History on the Move
Corrigan's crew will roll the carts on and off the truck. All the packing and unpacking, though, is being done by the Clements' seventeen-person staff. It's been a challenge for a group of not-so-young booklovers. "It's a sad thing, but I may be one of the stronger guys," says Graffagnino, fifty-eight.
"There are no ex-Big Ten football players on our staff. We could have used a few."
Ann Arbor native William Clements graduated from the U-M in 1882 with a degree in engineering. He eventually took over his father's Bay City Industrial Works firm, where he made a fortune supplying equipment for the construction of the Panama Canal and other engineering projects. In 1909 he was elected to the U-M Board of Regents.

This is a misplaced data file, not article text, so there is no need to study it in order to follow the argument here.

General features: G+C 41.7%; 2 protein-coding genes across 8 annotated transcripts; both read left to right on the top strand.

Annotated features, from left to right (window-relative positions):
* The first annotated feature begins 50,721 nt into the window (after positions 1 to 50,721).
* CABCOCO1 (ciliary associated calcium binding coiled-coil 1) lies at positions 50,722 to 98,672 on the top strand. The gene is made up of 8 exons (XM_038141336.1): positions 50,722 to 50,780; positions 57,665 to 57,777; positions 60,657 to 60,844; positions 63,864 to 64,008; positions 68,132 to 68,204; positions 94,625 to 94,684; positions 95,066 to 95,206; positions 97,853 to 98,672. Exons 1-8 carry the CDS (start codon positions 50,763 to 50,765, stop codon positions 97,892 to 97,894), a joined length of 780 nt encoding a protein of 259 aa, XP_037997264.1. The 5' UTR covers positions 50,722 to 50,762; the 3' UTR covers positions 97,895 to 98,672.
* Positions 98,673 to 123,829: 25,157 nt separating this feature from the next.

Clements built the library to house his personal collection: 20,000 rare books, 2,000 volumes of early newspapers, maps, manuscripts, and more. The gift agreement specified that the library would be "dedicated to collecting and preserving primary sources for early American history," open only to "advanced scholars," and "independent from the University's library system."